Are you tired of writing too slowly and too painfully?
- Is writing a dreaded chore that you avoid?
- Do you suffer from writer’s block?
- Would you like to write faster and more easily?
- Would you like to be in control of your writing instead of having it control you?
If you’re fed up with a daily diet of writing stress, I can help. As the Publication Coach, I bring techniques from daily journalism and time management, and adapt them to meet your writing needs. If you’d like to double your writing speed, look no further than my book, which presents a system for writing that will help you write with ease and clarity. Yes, you, too can write faster, better!
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- It’s weekly and it’s short. Super short. As in 3 minutes or less to read.
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How to plan your writing time
Word count: 756 words
Reading time: About 3 minutes
Do you habitually leave everything until the last minute? Or are you smart enough to plan your writing time? Here’s how you can plan it in reverse….
Last week I was out for breakfast with friends when I received an urgent text from my son.
“Mom,” it said, “I paid my tuition [for a summer course] last night the way the bank showed me, but UBC hasn’t registered the money. Did I just pay 600 [expletive] dollars into thin air? Also, my tuition is due today and I cannot afford it with the remaining money in my account. Dad won’t understand online banking and he will blame me for this. I need you.”
Although my son was shrewd enough to bury a compliment in his request for help, he wasn’t smart enough to make his payment in time.
It takes three days for online payments to clear his bank.
As a result, he’s going to have to pay a $100 late fee. And, despite his excellent sucking up, this will come from his own account – not the Bank of Mom and Dad.
Have you ever left a piece of writing to the last minute? And did you pay for it?
Here is how you can plan your writing and avoid the pain of being late:
Always allocate your writing time the SAME DAY you receive an assignment. Whether it’s for school or for work, whether the assignment is a Major Big Deal or a minor nuisance, make your plan immediately. You’ll quadruple your odds of success.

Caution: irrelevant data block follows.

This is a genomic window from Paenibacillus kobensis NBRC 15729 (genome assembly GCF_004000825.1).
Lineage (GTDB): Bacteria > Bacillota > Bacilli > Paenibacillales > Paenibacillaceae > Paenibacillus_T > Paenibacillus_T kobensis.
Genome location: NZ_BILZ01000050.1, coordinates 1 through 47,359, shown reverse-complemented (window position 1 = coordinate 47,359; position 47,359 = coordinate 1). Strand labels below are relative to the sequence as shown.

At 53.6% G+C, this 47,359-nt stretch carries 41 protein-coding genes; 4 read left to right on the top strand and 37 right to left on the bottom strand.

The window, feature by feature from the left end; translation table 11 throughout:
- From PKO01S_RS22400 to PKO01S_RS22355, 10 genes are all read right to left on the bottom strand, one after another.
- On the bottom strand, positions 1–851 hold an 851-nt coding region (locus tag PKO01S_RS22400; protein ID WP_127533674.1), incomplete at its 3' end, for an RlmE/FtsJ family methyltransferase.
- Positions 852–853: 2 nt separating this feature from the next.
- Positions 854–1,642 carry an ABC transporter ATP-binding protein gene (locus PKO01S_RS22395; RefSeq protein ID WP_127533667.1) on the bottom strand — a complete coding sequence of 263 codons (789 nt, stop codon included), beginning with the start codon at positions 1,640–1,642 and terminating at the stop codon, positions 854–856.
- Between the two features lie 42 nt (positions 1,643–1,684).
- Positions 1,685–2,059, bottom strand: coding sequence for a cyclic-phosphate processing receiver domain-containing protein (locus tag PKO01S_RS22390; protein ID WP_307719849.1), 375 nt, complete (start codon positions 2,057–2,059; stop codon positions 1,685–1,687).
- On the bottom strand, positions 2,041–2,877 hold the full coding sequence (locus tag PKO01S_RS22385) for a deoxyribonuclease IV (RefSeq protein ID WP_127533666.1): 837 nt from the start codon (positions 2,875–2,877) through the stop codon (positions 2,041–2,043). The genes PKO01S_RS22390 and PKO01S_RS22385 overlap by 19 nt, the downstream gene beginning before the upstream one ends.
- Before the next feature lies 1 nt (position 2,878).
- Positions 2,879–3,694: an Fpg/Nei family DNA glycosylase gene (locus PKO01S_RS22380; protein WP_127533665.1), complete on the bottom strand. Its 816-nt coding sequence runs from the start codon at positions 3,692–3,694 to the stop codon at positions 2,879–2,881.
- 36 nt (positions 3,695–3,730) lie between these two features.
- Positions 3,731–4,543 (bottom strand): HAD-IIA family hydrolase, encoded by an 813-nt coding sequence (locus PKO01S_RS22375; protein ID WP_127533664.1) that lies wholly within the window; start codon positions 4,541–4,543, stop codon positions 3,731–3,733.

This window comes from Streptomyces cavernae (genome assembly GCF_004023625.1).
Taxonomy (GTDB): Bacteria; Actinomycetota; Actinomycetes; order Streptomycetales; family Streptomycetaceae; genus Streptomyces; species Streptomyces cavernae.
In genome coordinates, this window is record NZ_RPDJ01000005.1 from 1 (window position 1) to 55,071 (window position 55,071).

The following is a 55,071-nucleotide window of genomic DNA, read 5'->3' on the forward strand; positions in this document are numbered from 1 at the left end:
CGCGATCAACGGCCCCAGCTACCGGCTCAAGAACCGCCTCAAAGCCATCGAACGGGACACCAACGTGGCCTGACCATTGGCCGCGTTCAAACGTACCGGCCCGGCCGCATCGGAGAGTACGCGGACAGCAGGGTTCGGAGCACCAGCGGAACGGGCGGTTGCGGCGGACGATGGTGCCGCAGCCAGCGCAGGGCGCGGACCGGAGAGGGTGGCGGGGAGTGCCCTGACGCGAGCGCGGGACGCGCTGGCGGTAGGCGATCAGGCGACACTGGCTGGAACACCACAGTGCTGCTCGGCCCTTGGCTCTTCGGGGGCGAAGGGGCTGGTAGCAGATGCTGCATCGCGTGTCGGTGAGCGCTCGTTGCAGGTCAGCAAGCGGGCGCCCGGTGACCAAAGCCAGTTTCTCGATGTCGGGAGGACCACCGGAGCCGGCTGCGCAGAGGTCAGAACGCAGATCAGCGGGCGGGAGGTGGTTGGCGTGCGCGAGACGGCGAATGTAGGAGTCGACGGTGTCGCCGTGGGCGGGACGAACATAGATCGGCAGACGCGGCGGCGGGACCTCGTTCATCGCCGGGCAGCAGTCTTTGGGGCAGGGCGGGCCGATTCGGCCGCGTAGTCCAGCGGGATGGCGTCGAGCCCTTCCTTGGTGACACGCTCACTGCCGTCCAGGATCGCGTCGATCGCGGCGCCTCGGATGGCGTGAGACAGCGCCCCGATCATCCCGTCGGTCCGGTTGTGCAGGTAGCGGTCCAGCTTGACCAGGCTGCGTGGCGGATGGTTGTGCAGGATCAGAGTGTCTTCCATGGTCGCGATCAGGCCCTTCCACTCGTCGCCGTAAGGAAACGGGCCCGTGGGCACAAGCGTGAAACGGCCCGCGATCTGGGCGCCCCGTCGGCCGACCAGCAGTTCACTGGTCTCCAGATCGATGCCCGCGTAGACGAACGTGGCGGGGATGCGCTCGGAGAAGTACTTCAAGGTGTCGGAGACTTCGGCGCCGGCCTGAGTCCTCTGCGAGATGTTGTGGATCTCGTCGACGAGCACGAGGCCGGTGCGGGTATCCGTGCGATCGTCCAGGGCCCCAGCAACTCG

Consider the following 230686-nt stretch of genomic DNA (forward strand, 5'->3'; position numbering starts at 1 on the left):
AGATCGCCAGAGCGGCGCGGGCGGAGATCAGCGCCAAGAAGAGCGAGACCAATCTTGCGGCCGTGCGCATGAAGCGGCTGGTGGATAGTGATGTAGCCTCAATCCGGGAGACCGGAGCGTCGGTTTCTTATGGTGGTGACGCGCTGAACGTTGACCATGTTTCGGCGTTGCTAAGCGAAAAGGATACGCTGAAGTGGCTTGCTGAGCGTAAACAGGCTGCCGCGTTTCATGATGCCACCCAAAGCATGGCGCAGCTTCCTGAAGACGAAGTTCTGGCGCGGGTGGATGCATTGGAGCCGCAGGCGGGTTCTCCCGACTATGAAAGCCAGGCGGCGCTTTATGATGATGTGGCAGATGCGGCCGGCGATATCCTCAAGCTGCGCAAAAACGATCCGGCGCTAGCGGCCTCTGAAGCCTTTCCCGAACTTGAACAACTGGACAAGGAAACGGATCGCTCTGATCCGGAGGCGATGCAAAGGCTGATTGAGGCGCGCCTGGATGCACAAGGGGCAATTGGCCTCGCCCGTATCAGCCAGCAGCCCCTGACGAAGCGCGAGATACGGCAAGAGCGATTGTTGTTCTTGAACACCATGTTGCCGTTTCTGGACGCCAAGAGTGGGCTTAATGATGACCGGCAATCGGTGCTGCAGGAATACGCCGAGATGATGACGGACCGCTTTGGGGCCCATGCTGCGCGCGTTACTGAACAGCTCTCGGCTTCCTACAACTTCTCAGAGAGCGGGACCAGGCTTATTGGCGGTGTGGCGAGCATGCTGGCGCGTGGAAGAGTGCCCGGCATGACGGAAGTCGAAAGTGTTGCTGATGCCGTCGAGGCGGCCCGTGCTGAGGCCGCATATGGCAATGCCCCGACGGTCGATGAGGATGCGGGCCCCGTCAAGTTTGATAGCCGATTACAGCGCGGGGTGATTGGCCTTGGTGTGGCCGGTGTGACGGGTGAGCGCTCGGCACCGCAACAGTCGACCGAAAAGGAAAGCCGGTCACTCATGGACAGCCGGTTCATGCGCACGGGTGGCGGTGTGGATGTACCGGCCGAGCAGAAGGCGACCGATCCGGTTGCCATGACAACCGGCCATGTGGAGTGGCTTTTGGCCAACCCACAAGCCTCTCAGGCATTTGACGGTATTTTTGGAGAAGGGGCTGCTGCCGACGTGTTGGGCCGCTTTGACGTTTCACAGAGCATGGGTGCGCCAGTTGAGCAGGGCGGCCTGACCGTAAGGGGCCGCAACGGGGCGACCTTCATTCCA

Engineer this plan in reverse. People pay attention when I talk about the 7 habits of highly effective writers. But today I’m referring to more than habits. I’m talking about the schedule you should produce.
Start with the due date and work back from there. What’s the last thing you should do before handing in a piece? Editing it, of course. And how long will that take you? It depends on your skill and experience. For short pieces, 1,500 words or less, I like to allow at least 30 minutes for every 750 words. It may take you longer.
The next time you edit, time yourself. Then, for the purpose of this schedule, divide the total word-count of your assignment by the number of words you can edit in 30 minutes. Mark it in your schedule.
From there, plan your incubation. This is when you will put your draft aside, without looking at it (no peeking!) for at least one day. Plan an even longer gap if the work is more than 5,000 words. If you don’t plan for it now, you’ll never have the time for this.
Next, schedule your writing time. Just as you need to know how many words you can edit in 30 minutes, you also need to know how many you can write. “But Daphne,” I hear you saying. “Every project is different. How can I possibly predict?” Let me suggest you start by guessing. Then test the accuracy of your assumption by timing yourself. True, writing some projects will be easier than others, but use a workable average. Businesses do this guessing all the time (with finances) when they prepare their business plans.
Once you know how many words you can write in 30 minutes (your writing speed) then divide the total number of words of your assignment by this speed. For example, if you can write 250 words in 30 minutes and your project is 1,200 words, writing will take you 4.8 blocks of 30 minutes. That’s 144 minutes or 2.4 hours. Decide how many hours per day you’re prepared to work on writing and mark it in your calendar. (If you’re feeling really nervous about your inability to estimate, then schedule in 25% or 50% more time, just to be safe.)
Next, schedule your mindmapping. If you still think outlining would be better, please read my rant about that. Mindmapping shouldn’t take more than 10 minutes but allow a day for it.
Next, program your research. It’s very difficult for me to suggest how long to plan for this. Working people and university students have entirely different needs, so here’s a spot where you need to use your best guess. Remember: if you’ve spent enough planning time, to determine your angle or thesis statement, the research will go faster than you think because you’ll be more focused.
Finally, mark off enough time for thinking and planning. Do this away from your desk, ideally when you’re doing something physical such as walking, cycling, swimming, vacuuming or cooking.
So there you have it: a backwards plan. Don’t leave it to the last minute. Don’t pay a $100 fine. Just start!
How do you plan your writing time? We can all learn from each other so please share your thoughts with my readers and me by commenting below. (If you don’t see the comments box, click here and then scroll to the end.)
If you enjoyed this post you might also like:
7 ways to boost your creativity
Why you should set a writing time LIMIT
Why you shouldn’t write too much at once
Photo courtesy FreeDigitalPhotos.net